The house where Dr. Harry Rhodes lives was built in 1876 and overlooks Queenstown Creek with a view straight out to the Chester River. The sunroom is large yet cozy, private but inviting. Books and papers, pads and writing instruments, share space with mementos from a life of hard work, service to the community, family, and world travel.
Feels like a friendly place to learn a few things.
Harry Rhodes was born, “so my mother said”, on November 23, 1914, to an existence typical of family- owned Eastern Shore farms of the early 20th century.
The farm was called Beverly. The Rhodes family raised hogs, sheep, beef cattle and milk cows, chickens, turkeys, and ducks. They grew corn and wheat, later soybeans. Harry remembers a disciplined, but happy life there. “You learned early you have to carry your side of the burden in life and were expected to do so,” Harry says. “We never had much money, but we ate well and wore good clothes.” He’s solemn when he speaks of the Depression era, “We were better off than many.”
Harry graduated from Centreville High School in 1931.
Harry was academically prepared, but college, costing about $525 a year back then, was unaffordable. Fortunately, a friend of his dad’s was an administrator at Washington College. Harry enrolled in a program that allowed him to work his way through.
After college, he landed a teaching job in Montgomery County where he met Elizabeth Creighton Jones at a barn dance. They married in August of 1938 and were together until Creighton passed in 2009.
Despite a short break to help fight World War II, Harry excelled and advanced in his profession. He also continued his own education, obtaining his Masters in 1948, and later his doctorate. In 1952, Harry and Creighton moved back to Queenstown when he was offered and accepted the position of Queen Anne’s County’s Superintendent of Schools.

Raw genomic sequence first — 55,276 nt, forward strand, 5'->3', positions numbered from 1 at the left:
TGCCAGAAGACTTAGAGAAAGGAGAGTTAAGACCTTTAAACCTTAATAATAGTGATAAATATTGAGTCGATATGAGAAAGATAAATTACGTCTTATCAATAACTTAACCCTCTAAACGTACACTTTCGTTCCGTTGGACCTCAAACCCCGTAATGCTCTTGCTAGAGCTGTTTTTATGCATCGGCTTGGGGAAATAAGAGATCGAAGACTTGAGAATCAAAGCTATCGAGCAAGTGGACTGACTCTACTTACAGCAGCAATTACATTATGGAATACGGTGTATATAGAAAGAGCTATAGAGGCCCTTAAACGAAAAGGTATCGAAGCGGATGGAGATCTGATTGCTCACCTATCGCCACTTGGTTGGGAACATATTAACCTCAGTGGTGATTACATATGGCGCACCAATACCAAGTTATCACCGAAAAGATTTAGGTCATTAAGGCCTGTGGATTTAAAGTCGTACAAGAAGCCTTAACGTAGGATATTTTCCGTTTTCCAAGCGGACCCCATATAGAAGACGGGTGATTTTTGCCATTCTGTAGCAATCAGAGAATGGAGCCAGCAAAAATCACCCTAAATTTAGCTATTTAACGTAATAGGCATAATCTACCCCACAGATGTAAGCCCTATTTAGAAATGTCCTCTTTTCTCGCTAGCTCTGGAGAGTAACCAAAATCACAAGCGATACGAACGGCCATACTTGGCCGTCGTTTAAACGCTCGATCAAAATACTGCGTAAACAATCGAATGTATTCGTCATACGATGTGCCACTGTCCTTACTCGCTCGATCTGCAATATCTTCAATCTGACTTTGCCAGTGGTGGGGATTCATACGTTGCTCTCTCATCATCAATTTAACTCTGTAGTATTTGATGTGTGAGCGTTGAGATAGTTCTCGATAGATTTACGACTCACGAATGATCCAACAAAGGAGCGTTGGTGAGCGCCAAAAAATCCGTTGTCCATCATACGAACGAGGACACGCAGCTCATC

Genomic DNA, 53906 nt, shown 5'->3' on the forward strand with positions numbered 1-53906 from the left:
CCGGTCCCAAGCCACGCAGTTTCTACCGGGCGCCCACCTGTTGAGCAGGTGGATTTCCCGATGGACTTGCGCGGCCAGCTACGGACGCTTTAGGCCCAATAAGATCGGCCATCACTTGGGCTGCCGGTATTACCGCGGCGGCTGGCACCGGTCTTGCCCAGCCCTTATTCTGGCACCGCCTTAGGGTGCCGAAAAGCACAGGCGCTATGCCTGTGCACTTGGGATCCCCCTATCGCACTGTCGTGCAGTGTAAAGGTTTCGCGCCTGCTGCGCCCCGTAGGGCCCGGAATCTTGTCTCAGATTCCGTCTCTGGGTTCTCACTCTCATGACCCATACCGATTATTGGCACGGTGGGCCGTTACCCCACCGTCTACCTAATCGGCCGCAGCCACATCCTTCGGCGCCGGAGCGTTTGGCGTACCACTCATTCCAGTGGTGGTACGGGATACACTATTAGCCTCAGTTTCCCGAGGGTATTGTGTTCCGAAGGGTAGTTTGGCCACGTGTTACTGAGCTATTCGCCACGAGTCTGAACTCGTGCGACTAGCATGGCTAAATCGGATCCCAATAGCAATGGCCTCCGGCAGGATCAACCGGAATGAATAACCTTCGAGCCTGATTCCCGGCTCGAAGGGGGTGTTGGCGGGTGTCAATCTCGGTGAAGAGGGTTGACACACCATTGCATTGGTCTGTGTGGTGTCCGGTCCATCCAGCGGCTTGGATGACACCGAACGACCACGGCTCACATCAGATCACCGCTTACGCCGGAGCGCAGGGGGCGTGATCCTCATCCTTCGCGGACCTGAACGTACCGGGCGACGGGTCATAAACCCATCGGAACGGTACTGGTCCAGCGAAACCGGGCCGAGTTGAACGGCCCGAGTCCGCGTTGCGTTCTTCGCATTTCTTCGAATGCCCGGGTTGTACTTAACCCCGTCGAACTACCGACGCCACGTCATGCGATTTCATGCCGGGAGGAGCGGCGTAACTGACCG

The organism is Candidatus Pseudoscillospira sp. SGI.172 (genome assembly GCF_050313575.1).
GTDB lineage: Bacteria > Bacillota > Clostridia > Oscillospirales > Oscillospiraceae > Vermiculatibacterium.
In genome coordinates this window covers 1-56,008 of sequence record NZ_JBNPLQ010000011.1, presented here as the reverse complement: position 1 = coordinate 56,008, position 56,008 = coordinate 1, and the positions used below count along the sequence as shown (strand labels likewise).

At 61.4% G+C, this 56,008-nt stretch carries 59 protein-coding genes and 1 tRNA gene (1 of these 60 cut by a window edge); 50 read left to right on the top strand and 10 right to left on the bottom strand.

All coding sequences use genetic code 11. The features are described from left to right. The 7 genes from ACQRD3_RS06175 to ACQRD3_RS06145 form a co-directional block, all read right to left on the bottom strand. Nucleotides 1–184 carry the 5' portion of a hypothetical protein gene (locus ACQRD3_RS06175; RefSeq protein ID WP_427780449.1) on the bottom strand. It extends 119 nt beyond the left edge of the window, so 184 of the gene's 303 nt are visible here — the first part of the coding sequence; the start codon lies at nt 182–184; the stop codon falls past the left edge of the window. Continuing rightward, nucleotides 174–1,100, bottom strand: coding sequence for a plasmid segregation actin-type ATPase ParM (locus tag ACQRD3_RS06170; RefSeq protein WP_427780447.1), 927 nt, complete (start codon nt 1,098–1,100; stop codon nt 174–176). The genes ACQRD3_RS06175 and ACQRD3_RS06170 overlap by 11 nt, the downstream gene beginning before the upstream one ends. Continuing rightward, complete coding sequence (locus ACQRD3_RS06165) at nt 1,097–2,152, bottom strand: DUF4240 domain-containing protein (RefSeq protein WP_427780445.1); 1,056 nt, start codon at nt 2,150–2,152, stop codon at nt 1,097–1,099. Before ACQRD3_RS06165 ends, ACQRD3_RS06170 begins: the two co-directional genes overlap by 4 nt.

The county school system was modernized under Dr. Rhodes. He oversaw initiatives as diverse as the construction of new schools, creating music programs, and providing better qualified bus drivers. A compelling public speaker, many positive changes were dragged to realization solely on the power of Dr. Rhodes eloquent and determined vision.
In the 1960’s Dr. Rhodes was a driving force behind successful efforts to build a centralized county high school.
He helped found Chesapeake College
He led through the volatile days of desegregation.
A cause close to his heart since his early teaching experiences led to the creation of our county’s first program to provide education for mentally challenged children.
Dr. Rhodes firmly believes everyone should have a real chance in life and he‘s a champion of those others may have written off. Harry has been involved with the Chesterwye Center and Foundation since that organization’s inception.
After stepping down from his county position in 1967, Dr. Rhodes served five years as Anne Arundel Community College Dean of Faculty before officially retiring.
Faith and service have been “vital” to his life. Dr. Rhodes has been director or board member of many civic organizations including Easton Memorial Hospital. He’s a Century Club Member of the Delmarva Council of Boy Scouts of America and an honorary member of the Queenstown Volunteer Fire Department. He’s Director Emeritus of Queenstown Bank.
Dr. Rhodes has authored two books, Queenstown: The Social History of a Small American Town and the memoir Country Boy Grows Up – Harry in the Nineteen Hundreds.
A local bookshelf without them is incomplete.